Under the Midnight Sun (1999) by Keigo Higashino

Translated by Alexander O. Smith with Joseph Reeder

I  read this book for the Japanese Literature Challenge. This book starts out as a police procedural, then turns into something else. Detective Sasagaki is investigating the death of a man in an empty building. After the investigation stalls, the story follows the main suspect's daughter, Yukiho, as she grows up, goes to university, and gets married. Also Ryo, the son of the murdered man. See my thoughts here.

In a Lonely Place (1947) by Dorothy B. Hughes

Another post-war mystery novel, but this one is noir, much different than the one by Agatha Christie. Dix Steele is in L.A., living off money from his grandfather for a year while he writes a book, staying in an old college friend's apartment while he is out of the country. There have been a spate of women who have died by strangling in the Santa Monica area recently, and Dix's ex-pilot buddy is a police detective investigating the cases. A beautifully written book which gets very creepy. This novel was published in the Library of America volume titled Women Crime Writers: Four Suspense Novels of the 1940s.


pattinase (abbott) said...

You do have to see the film version of In A Lonely Place, which is very different than the novel but (to me) equally good.

TracyK said...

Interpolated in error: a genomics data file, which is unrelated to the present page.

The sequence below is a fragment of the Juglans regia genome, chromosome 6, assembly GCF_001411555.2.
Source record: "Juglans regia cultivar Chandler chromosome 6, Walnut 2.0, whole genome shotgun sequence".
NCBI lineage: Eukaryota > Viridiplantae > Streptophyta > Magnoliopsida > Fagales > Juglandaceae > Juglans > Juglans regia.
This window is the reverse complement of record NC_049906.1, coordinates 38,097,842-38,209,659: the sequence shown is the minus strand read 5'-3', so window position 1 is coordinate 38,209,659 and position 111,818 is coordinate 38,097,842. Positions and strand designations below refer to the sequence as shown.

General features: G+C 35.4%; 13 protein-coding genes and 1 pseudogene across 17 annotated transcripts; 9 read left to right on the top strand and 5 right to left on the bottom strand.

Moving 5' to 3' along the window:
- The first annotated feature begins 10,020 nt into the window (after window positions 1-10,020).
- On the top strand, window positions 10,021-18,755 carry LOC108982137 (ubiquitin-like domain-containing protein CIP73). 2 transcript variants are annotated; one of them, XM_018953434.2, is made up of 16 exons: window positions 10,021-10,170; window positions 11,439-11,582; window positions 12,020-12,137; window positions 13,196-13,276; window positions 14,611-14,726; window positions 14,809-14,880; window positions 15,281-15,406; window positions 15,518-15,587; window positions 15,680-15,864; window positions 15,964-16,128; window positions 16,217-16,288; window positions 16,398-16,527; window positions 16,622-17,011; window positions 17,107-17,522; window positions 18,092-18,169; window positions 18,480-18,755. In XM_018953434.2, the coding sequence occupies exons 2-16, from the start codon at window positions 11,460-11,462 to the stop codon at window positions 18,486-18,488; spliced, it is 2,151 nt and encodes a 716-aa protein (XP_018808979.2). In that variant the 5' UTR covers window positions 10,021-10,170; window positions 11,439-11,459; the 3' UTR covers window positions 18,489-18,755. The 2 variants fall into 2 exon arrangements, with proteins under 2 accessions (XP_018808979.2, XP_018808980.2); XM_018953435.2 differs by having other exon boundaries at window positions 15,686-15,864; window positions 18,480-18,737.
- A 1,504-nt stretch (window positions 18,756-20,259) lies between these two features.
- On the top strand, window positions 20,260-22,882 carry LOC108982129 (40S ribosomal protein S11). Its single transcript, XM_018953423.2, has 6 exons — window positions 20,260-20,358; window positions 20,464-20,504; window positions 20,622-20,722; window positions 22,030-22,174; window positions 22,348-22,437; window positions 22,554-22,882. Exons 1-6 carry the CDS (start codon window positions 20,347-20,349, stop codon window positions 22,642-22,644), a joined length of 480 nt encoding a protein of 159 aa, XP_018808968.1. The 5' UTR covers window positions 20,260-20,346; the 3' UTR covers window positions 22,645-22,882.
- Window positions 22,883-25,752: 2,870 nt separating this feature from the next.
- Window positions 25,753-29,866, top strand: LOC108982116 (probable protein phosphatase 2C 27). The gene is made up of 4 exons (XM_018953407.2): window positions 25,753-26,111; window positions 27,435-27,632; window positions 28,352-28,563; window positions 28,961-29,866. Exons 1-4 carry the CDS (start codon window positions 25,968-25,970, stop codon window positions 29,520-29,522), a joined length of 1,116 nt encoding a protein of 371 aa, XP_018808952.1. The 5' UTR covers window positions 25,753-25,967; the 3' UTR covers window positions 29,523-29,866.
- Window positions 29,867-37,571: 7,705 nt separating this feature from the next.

Patti, we just recently discovered that the film was available on Prime, which pushed me to read the book. I am glad I finally read it and we will be watching it soon.

Margot Kinberg said...

You did indeed have a good reading month, Tracy. I'm glad for you. I think you were right to read the two Louise Penny novels right in sequence; they're both more meaningful that way. And any month that has two Christies in it is a good one, if you ask me. Funny how most people will admit that some of her novels aren't as strong as others. And yet, we forgive her that, and she remains one of the top-selling authors out there.

TracyK said...

Margot, I have been reading Hercule Poirot books more frequently for a few months, and not getting tired of them at all. Only problem is, many of them don't have Hastings as narrator, and I miss him.

Rick Robinson said...

A very good reading month, indeed! I envy you the Christie reading, I continue to want to read her, but then something seems to get in the way. That Hughes is discomforting, isn’t it?